There’s a lot of opportunity right now because the industry is changing so fast. There’s a lot to explore and figure out. It’s challenging because it’s completely new territory.
Currently, we’re looking to make 10-15 new hires in Engineering, Design, Product Management, UX Research and Scrum roles.
How can interested job candidates get a better feel for the kind of technical work they might do there?
Visit the website. Look at what we’re producing online. We’ve been doing a lot of creative work on the site.
There’s an opportunity to get your hands on so many different types of projects: the website, the app, the digital storytelling of investigative pieces, etc.
What exciting things are happening at the organization these days?
One thing we’ve done recently is to create “The UpSide.” It’s a section of the Sunday Inquirer and Inquirer.com that only features positive stories happening across Philadelphia. It’s a nice way to add light into readers’ lives when the news can feel very heavy.
There has also been a big push internally for more inclusivity in our reporting. We’re making huge strides to dive into, uncover and report on stories that represent all Philadelphians in all communities. We’re serving an increasingly diverse city and region, and we’re passionate about covering all of it and about making sure our workforce reflects our region.
How does The Inquirer tackle career growth and development?
Though there is no formal structure, we encourage internal growth in many ways.
We love to build from within, from filling roles internally to enabling employees to follow their passions and build new skill sets through mentorship, access to Lynda.com courses, side projects and weekly digital trainings.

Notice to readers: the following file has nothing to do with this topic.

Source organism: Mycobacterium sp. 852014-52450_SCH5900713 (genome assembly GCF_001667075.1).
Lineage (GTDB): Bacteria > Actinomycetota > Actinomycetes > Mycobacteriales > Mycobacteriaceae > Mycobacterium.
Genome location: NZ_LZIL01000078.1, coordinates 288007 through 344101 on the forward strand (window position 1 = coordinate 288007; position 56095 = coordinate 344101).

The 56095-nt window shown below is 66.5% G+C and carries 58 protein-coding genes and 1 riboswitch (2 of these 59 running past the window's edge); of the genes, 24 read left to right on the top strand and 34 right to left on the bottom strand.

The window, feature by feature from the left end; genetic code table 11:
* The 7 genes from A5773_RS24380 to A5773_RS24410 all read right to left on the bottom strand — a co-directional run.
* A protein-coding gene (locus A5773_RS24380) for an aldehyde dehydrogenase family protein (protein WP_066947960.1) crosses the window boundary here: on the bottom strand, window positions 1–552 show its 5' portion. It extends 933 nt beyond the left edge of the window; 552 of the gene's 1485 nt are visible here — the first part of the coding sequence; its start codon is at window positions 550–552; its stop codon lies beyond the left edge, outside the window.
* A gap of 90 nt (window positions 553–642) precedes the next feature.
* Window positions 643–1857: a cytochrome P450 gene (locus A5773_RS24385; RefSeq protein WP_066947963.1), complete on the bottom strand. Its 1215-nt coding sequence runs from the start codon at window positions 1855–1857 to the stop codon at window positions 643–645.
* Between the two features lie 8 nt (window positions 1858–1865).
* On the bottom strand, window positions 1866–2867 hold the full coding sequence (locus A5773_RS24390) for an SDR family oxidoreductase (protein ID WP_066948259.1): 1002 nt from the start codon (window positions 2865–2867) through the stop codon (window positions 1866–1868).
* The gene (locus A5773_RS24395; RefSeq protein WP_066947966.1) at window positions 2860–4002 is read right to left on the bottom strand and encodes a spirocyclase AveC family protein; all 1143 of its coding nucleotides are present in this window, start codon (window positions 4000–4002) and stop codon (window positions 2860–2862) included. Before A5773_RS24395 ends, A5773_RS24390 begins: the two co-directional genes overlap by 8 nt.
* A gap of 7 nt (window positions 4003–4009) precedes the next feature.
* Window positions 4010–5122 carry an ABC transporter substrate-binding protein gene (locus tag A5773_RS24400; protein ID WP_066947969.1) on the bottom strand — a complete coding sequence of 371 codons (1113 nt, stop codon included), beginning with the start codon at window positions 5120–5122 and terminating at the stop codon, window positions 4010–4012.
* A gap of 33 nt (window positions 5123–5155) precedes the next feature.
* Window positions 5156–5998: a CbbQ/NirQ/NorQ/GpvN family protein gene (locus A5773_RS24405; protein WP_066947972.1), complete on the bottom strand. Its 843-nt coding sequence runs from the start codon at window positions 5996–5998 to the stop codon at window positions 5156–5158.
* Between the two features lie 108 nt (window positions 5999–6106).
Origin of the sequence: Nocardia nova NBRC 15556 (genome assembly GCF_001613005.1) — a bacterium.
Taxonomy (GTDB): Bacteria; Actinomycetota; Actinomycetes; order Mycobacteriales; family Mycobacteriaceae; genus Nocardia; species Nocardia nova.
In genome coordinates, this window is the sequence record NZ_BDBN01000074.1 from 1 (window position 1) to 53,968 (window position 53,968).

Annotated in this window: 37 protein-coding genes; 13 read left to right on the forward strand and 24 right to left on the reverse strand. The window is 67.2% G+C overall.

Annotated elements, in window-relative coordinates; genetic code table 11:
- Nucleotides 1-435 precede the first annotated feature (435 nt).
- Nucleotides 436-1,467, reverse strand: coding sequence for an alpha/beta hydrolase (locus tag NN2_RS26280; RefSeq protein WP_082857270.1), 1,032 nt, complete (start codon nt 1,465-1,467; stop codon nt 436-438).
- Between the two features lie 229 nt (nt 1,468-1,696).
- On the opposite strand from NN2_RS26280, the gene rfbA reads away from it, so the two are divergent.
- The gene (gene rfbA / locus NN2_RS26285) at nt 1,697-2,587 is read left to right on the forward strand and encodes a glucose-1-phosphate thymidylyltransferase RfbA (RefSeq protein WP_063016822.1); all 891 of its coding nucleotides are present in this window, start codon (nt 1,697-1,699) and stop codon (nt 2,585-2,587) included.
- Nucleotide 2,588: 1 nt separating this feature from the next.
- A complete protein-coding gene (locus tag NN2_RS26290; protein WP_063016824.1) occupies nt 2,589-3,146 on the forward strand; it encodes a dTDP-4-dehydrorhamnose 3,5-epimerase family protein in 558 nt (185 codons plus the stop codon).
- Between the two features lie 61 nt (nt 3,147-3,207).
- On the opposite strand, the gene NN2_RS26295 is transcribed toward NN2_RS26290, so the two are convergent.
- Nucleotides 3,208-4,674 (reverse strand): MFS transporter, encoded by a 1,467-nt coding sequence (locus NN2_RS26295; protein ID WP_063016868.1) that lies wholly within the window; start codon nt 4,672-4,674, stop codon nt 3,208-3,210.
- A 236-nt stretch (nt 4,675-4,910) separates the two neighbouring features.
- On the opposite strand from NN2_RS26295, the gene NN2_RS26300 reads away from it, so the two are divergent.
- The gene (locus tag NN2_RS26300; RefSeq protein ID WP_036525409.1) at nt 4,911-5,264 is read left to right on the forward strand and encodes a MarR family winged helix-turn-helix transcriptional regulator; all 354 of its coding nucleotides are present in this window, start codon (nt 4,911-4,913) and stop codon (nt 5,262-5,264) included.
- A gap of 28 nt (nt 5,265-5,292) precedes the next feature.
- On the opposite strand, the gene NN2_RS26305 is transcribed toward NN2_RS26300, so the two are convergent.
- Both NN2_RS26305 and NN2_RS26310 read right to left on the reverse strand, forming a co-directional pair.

We’ve also just launched our Employee Resource Groups. There is a Women’s, Multicultural, and Volunteer and Veterans’ ERG. It can take shape in many ways. We might bring in speakers, have lunch-and-learns, or host events internally or out in the community. It’s another way for employees to engage, break down any workplace silos, get mentorship and professional development, as well as to grow in ways you don’t get to on a day-to-day basis at the office.
Tell us about the internal culture at The Inquirer.
We’re mission-driven and that bleeds through every single department. Our goal is always to be the go-to resource for news and information in the greater Philadelphia area. Everyone is very collaborative in that effort. We are all working towards the same goals; it’s very cohesive.
We have been doing a lot more lately to add some fun and engagement to the office culture. We started First Fridays to encourage people to mingle and get to know one another better, as well as established more social activities like ping pong and sports groups.
What is it like to work in a news organization?
It’s a lot of things. It’s hectic and takes a lot of hard work. But it’s also incredibly inspiring and rewarding. You get to see the impact of your work and the changes that the news you helped deliver has on the community.